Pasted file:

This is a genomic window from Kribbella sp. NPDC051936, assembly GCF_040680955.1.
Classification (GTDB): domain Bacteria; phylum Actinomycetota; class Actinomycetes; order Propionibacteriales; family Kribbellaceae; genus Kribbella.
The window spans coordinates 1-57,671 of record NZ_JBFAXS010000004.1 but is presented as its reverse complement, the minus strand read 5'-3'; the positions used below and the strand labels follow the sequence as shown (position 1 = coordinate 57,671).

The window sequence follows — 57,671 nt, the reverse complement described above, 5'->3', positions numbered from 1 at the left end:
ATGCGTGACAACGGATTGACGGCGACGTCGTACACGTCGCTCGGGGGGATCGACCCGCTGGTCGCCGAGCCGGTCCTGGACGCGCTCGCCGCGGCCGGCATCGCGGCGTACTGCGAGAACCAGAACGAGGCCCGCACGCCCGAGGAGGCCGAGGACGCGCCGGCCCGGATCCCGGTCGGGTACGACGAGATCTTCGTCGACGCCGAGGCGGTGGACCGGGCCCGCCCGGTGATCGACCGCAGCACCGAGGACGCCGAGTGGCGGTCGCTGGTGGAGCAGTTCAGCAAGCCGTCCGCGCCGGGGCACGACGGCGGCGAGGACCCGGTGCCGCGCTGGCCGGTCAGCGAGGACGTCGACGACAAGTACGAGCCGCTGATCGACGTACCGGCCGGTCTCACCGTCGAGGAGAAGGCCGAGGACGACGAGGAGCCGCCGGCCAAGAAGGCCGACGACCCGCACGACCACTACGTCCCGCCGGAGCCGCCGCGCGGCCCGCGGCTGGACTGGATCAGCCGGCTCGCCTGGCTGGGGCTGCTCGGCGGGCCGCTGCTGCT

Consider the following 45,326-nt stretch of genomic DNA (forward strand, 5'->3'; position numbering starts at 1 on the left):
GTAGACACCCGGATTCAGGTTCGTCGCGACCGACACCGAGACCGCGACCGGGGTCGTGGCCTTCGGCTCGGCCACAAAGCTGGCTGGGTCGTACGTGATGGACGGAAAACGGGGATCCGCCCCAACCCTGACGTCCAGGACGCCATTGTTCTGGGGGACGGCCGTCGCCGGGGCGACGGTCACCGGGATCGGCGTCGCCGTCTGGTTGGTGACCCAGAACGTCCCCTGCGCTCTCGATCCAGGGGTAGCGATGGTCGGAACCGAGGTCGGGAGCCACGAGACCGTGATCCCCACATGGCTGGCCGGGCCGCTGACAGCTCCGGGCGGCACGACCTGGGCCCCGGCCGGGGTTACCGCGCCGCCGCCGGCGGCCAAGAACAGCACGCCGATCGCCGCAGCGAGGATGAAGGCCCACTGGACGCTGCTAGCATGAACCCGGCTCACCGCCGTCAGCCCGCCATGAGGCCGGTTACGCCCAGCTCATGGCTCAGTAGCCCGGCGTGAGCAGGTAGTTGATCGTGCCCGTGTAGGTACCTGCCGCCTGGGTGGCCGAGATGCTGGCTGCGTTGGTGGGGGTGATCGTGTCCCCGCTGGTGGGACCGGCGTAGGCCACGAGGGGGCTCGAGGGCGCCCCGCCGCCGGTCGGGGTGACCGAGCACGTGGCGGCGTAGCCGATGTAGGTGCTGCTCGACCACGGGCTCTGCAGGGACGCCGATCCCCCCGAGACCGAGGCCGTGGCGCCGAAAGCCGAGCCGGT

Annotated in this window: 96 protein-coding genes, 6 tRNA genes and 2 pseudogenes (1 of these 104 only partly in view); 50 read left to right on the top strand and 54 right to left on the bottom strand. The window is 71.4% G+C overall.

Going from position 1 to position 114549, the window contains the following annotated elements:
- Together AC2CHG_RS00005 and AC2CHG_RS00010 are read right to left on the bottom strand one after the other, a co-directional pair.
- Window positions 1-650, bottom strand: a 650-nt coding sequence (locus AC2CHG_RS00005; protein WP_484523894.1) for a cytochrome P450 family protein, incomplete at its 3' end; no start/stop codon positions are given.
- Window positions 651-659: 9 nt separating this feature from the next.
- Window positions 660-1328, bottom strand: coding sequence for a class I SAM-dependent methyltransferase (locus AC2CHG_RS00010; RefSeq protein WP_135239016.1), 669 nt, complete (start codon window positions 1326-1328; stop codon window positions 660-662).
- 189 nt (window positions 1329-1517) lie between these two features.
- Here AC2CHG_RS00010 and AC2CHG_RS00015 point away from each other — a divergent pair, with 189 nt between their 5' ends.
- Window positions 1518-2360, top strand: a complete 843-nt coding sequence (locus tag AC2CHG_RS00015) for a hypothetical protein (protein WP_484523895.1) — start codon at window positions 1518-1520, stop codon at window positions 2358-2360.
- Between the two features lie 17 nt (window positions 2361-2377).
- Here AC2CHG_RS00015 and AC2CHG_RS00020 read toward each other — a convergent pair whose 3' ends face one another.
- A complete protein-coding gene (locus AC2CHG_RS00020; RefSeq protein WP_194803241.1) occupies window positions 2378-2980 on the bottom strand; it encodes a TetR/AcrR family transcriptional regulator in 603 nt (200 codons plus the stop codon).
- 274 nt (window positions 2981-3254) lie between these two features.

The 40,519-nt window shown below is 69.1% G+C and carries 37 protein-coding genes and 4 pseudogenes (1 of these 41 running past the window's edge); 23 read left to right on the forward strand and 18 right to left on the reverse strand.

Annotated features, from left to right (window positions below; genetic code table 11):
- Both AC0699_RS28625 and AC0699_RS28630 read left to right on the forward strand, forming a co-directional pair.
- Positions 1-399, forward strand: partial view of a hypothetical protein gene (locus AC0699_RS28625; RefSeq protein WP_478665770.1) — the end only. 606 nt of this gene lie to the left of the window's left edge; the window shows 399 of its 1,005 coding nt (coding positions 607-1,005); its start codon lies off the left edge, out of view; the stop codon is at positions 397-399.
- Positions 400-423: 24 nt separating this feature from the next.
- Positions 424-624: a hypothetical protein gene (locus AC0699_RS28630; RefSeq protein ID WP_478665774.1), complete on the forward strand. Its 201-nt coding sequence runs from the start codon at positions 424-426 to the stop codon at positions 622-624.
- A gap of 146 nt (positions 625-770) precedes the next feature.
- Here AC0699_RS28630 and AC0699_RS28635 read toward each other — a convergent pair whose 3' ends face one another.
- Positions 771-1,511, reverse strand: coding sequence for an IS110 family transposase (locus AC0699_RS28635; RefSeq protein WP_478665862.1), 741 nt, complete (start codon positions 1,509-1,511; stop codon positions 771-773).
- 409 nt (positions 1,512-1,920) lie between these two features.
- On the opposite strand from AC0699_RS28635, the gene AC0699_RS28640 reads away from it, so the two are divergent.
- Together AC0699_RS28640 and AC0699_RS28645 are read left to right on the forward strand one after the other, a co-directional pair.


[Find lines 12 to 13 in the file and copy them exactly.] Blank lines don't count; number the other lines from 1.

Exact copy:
- Window positions 651-659: 9 nt separating this feature from the next.
- Window positions 660-1328, bottom strand: coding sequence for a class I SAM-dependent methyltransferase (locus AC2CHG_RS00010; RefSeq protein WP_135239016.1), 669 nt, complete (start codon window positions 1326-1328; stop codon window positions 660-662).